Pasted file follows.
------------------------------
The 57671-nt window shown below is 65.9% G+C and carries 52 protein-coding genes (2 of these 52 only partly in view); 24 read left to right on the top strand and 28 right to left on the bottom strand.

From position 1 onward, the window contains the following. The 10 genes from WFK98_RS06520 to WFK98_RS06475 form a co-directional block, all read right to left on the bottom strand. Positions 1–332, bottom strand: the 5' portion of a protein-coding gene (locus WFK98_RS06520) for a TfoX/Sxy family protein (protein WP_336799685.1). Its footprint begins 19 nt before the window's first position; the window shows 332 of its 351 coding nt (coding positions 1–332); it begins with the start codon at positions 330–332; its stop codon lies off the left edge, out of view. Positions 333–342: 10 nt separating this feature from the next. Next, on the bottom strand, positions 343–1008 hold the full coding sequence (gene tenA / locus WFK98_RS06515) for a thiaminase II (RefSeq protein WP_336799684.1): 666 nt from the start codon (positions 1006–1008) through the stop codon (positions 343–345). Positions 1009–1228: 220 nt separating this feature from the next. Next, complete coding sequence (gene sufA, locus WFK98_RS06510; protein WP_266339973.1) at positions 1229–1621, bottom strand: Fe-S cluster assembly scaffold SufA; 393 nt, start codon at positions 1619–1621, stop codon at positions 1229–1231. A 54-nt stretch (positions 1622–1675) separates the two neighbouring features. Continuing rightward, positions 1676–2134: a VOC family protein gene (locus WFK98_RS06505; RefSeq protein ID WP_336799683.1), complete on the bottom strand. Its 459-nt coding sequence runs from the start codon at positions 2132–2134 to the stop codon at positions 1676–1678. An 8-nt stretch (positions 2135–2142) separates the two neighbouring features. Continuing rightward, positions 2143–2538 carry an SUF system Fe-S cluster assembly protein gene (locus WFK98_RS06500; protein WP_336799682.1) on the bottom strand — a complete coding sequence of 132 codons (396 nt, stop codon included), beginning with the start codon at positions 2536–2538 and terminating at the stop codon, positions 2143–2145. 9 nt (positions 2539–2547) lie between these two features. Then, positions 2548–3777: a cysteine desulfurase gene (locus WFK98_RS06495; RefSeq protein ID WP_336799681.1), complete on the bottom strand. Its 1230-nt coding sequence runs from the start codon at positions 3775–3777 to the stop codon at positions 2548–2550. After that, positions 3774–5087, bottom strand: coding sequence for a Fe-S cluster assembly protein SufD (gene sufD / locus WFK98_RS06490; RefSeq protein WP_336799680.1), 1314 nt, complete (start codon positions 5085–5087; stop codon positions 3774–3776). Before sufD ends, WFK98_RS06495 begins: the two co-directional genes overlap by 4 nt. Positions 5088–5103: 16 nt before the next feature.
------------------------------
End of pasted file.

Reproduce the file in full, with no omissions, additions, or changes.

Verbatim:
The 57671-nt window shown below is 65.9% G+C and carries 52 protein-coding genes (2 of these 52 only partly in view); 24 read left to right on the top strand and 28 right to left on the bottom strand.

From position 1 onward, the window contains the following. The 10 genes from WFK98_RS06520 to WFK98_RS06475 form a co-directional block, all read right to left on the bottom strand. Positions 1–332, bottom strand: the 5' portion of a protein-coding gene (locus WFK98_RS06520) for a TfoX/Sxy family protein (protein WP_336799685.1). Its footprint begins 19 nt before the window's first position; the window shows 332 of its 351 coding nt (coding positions 1–332); it begins with the start codon at positions 330–332; its stop codon lies off the left edge, out of view. Positions 333–342: 10 nt separating this feature from the next. Next, on the bottom strand, positions 343–1008 hold the full coding sequence (gene tenA / locus WFK98_RS06515) for a thiaminase II (RefSeq protein WP_336799684.1): 666 nt from the start codon (positions 1006–1008) through the stop codon (positions 343–345). Positions 1009–1228: 220 nt separating this feature from the next. Next, complete coding sequence (gene sufA, locus WFK98_RS06510; protein WP_266339973.1) at positions 1229–1621, bottom strand: Fe-S cluster assembly scaffold SufA; 393 nt, start codon at positions 1619–1621, stop codon at positions 1229–1231. A 54-nt stretch (positions 1622–1675) separates the two neighbouring features. Continuing rightward, positions 1676–2134: a VOC family protein gene (locus WFK98_RS06505; RefSeq protein ID WP_336799683.1), complete on the bottom strand. Its 459-nt coding sequence runs from the start codon at positions 2132–2134 to the stop codon at positions 1676–1678. An 8-nt stretch (positions 2135–2142) separates the two neighbouring features. Continuing rightward, positions 2143–2538 carry an SUF system Fe-S cluster assembly protein gene (locus WFK98_RS06500; protein WP_336799682.1) on the bottom strand — a complete coding sequence of 132 codons (396 nt, stop codon included), beginning with the start codon at positions 2536–2538 and terminating at the stop codon, positions 2143–2145. 9 nt (positions 2539–2547) lie between these two features. Then, positions 2548–3777: a cysteine desulfurase gene (locus WFK98_RS06495; RefSeq protein ID WP_336799681.1), complete on the bottom strand. Its 1230-nt coding sequence runs from the start codon at positions 3775–3777 to the stop codon at positions 2548–2550. After that, positions 3774–5087, bottom strand: coding sequence for a Fe-S cluster assembly protein SufD (gene sufD / locus WFK98_RS06490; RefSeq protein WP_336799680.1), 1314 nt, complete (start codon positions 5085–5087; stop codon positions 3774–3776). Before sufD ends, WFK98_RS06495 begins: the two co-directional genes overlap by 4 nt. Positions 5088–5103: 16 nt before the next feature.